TV Review: The 2020 Hulu reboot series “Animaniacs” brings back on the “totally insane-y” for old and new fans alike

By Percy Mohn

Elm Staff Writer 

In the age of old TV shows getting reboots, nothing seems safe from the hands of nostalgia and money-driven revivals of classic shows. 

Released on Nov. 20th, 2020, one of the most recent reboots to grace our streaming services is Steven Spielberg’s “The Animaniacs.” Hulu has ordered two new seasons of this beloved children’s TV show 22 years after the show’s original finale in 1998.  

The original “Animaniacs” primarily followed the Warner Siblings—including brothers Yakko and Wakko, and their sister Dot —as they wreak havoc on the Warner Bros. set, introducing other recurring characters and their comedy sketches for that episode. 

However, as of season one of the 2020 reboot, the only characters present are the Warner Siblings, and Pinky and the Brain, the tale of two genetically engineered mice who try to take over the world every day. Though, as hinted at in one of the reboot’s episodes, other sketches and characters may return in the second season. 

Fans of the original should be pleased to find that the show’s original formula and sense of humor has not changed much. The animation style is nearly the same, though far more polished than the original, and the show still makes jabs at pop culture, such as the Brain’s usage of Instagram to achieve world domination. Even the original voice actors from the 1990s have reprised their old roles. This revival relies heavily on the nostalgia of old fans and commentary on our current way of life. 

“With Steven Spielberg —who apparently attended every pitch himself —returning as executive producer and [all] the main cast reprising their roles, it seems the series will also be maintaining its characteristic zaniness,” The Verge writer Kait Sanchez said when discussing the trailer prior to the show’s release.  

“This includes humor aimed more at adults than children, often in the form of cultural and political parody. You’ll notice the appearance of a particularly orange-tinted cyclops in the trailer,” she said.

The humor of “The Animaniacs” revival relies heavily on parody and meta humor, often taking jabs at itself. 

For example, as Yakko said, completely decked out in Hulu merch, “Reboots are symptomatic of a fundamental lack of originality in Hollywood.” The siblings said that they embrace being sell-outs because at least they are honest about it.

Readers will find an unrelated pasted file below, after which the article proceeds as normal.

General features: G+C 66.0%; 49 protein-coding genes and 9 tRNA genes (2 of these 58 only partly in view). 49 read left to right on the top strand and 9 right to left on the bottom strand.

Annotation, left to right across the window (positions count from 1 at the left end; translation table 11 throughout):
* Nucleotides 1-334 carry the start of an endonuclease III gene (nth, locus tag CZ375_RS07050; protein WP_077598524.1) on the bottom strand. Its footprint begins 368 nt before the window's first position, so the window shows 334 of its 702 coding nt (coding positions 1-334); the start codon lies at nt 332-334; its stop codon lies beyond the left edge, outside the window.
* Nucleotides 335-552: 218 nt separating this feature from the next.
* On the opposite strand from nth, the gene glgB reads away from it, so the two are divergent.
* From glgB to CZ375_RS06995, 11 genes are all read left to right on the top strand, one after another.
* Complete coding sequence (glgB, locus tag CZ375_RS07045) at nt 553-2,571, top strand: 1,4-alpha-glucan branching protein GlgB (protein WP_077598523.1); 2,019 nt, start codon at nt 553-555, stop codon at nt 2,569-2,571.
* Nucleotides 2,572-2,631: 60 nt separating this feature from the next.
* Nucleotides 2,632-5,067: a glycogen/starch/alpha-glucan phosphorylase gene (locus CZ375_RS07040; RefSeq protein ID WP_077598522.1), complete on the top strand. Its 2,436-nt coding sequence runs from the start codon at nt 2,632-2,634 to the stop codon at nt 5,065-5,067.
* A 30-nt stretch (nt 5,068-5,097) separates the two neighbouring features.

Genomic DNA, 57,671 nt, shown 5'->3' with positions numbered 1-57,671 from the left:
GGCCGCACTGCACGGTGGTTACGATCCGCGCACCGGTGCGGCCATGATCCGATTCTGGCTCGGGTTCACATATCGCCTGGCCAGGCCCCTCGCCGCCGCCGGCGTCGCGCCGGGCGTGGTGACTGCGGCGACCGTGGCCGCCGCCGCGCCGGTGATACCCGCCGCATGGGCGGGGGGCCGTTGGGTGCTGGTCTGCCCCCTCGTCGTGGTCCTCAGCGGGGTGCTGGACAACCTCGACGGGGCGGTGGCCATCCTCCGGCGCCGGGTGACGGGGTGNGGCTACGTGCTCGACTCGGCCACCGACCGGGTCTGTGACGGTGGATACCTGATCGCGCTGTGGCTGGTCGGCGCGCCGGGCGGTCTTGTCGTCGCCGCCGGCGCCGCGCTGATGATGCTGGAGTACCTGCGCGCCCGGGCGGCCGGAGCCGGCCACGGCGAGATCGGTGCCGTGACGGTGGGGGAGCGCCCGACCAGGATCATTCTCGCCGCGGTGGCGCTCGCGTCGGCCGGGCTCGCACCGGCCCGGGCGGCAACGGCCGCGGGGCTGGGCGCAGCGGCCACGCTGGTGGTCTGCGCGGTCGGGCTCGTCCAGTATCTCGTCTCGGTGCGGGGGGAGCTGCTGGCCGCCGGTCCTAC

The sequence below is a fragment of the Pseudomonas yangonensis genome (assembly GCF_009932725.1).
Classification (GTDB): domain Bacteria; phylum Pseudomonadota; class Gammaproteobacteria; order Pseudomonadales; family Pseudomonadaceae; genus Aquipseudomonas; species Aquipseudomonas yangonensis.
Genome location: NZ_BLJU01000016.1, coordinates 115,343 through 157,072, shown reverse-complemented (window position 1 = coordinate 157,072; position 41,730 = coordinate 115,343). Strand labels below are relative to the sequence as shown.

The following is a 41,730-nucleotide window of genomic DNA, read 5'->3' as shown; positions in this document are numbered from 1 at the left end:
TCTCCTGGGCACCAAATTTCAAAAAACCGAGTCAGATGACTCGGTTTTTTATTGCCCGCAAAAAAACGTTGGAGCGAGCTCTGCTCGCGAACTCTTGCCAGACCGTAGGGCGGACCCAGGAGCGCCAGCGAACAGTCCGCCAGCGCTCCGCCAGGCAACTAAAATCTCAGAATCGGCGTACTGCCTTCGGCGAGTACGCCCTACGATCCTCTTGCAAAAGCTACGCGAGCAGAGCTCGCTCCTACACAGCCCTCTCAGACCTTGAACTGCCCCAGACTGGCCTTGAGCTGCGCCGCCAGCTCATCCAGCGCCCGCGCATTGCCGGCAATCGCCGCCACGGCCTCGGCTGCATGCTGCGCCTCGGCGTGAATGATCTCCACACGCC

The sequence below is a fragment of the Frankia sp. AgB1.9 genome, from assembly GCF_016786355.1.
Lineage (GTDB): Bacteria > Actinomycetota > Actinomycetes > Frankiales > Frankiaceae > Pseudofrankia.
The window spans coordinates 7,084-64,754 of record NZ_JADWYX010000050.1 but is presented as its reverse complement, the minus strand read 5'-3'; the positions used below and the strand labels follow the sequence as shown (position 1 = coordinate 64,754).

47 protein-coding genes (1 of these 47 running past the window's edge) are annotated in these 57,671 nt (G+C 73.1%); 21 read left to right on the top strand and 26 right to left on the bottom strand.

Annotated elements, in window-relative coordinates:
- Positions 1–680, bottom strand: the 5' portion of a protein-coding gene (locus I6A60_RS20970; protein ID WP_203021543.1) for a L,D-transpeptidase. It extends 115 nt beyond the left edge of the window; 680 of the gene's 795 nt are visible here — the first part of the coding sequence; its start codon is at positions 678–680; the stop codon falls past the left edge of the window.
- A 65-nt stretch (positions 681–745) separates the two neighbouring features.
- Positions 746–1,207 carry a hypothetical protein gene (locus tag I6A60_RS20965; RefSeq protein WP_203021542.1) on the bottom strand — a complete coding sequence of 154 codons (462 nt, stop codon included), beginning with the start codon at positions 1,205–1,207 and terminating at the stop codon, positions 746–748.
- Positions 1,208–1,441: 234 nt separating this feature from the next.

The original show never held back in its parody of celebrities, politicians, and the strangeness of societal norms and the reboot is not any different. From thin and bizarre allegories about gun control —replacing guns with bunnies —in a sketch titled “Bun Control,” to its depictions of infamous politicians such as President Donald Trump, “The Animaniacs” does not mince words when commenting about our current political climate. 

However, this has created contention for some fans who feel that the humor regarding politics in “The Animaniacs” is too heavy handed or lacking the zany qualities the original show possessed. 

“Yakko, Wakko, and Dot now face the familiar conundrum of how to parody a culture that has become a parody of itself after 22 years straight of being locked up in that Warner Bros. studio water tower,” NPR reporter Aisha Harris said in her review of the show. 

Harris also comments on how the show lacks variety in its segments, since the show has not yet brought back its other beloved characters, like Slappy the Squirrel and the Goodfeathers. While Pinky and the Brain and the Warner Siblings are enjoyable to watch, they cannot carry the show on their own. 

“There’s no word yet on what other beloved Animaniacs characters and features can also be expected to make a fresh appearance, but if the Wheel of Morality doesn’t show up, we can only imagine the terrible consequences it might have for a whole generation of children’s souls,” AV Club writer William Hughes said. 

Ultimately, I found the show enjoyable and refreshing, especially as someone who used to watch the show when they were younger; it got more than a few chuckles out of me. Its “Looney-Tunes”- style of animation and its meta humor were enough to keep me watching for several hours.

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